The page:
Phlox is a genus of 67 species of perennial and annual plants in the family Polemoniaceae.
Phlox in bloom are a sight to behold, with masses of small, star-shaped, colorful flowers blanketing the plants. There are several types, the most common of which are spring-blooming creeping phlox and summer-blooming tall phlox.
There is a type of phlox suitable for almost any garden situation. Use spring-blooming creeping phlox as a ground cover in rock gardens and in woodland plantings. Tall garden phlox brighten the back of the border with their exuberant early summer flowers. Tall phlox are susceptible to powdery mildew, especially in regions with hot, humid summers, so choose resistant varieties.
- Easy care/low maintenance
- Multiplies readily
- Good for cut flowers
- Attracts hummingbirds
- Attracts butterflies
Select a site with moist, well-drained soil. Some types prefer full sun while other types thrive in shade.
Plant in spring, spacing plants 1 to 2 feet apart, depending on the variety. Prepare the garden bed by using a garden fork or tiller to loosen the soil to a depth of 12 to 15 inches, then mix in a 2- to 4-inch layer of compost. Dig a hole twice the diameter of the pot the plant is in. Carefully remove the plant from its container and place it in the hole so the top of the root ball is level with the soil surface. Carefully fill in around the root ball and firm the soil gently. Water thoroughly.
Apply a thin layer of compost each spring, followed by a 2-inch layer of mulch to retain moisture and control weeds. Water plants during the summer if rainfall is less than 1 inch per week. As flowers fade, cut back old flower stems to encourage rebloom. Divide tall garden phlox every 2 to 3 years to promote vigor and minimize disease problems. After the first killing frost, cut stems on tall phlox back to an inch or two above soil line.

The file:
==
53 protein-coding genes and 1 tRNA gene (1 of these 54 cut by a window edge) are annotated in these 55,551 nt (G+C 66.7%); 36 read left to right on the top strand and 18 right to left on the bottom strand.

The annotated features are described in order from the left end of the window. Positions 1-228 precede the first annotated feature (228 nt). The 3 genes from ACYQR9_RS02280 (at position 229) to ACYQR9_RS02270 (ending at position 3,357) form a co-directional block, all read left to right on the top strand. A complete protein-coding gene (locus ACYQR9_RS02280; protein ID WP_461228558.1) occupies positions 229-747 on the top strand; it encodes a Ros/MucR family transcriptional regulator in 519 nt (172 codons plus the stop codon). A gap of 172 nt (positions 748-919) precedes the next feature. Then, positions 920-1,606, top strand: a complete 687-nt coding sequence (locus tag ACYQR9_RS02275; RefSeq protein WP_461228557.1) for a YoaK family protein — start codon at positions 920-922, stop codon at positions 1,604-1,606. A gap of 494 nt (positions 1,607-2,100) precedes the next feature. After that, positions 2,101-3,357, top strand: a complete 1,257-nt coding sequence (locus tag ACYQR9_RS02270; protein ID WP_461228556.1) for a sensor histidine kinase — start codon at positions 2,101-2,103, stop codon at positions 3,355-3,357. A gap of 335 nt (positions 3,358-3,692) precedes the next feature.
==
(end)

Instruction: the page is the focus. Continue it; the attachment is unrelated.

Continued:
Phlox are grown from seeds. Phlox seeds can be directly seeded into your flower garden or seeded indoors for transplanting later. For spring blooms, start indoors six to eight weeks before the last frost. Young seedlings will transplant well into their permanent home.
Plants can also be propagated by division. Divide and replant clumps of Phlox right after the blooming period,or in early fall.
Sow Phlox seeds early in the season and cover lightly with 1/8″ of fine garden or potting soil. Water thoroughly once.
Transplant Phlox into your garden after the last frost date for your area. Space them 8-10″ apart. They will tolerate a little crowding. They will look great filling in a flowerbed, or as a border edging.
Insect and Disease
Nematodes can be a problem. Treat early with insecticides specific to nematode. If disease problems occur, treat early with fungicide.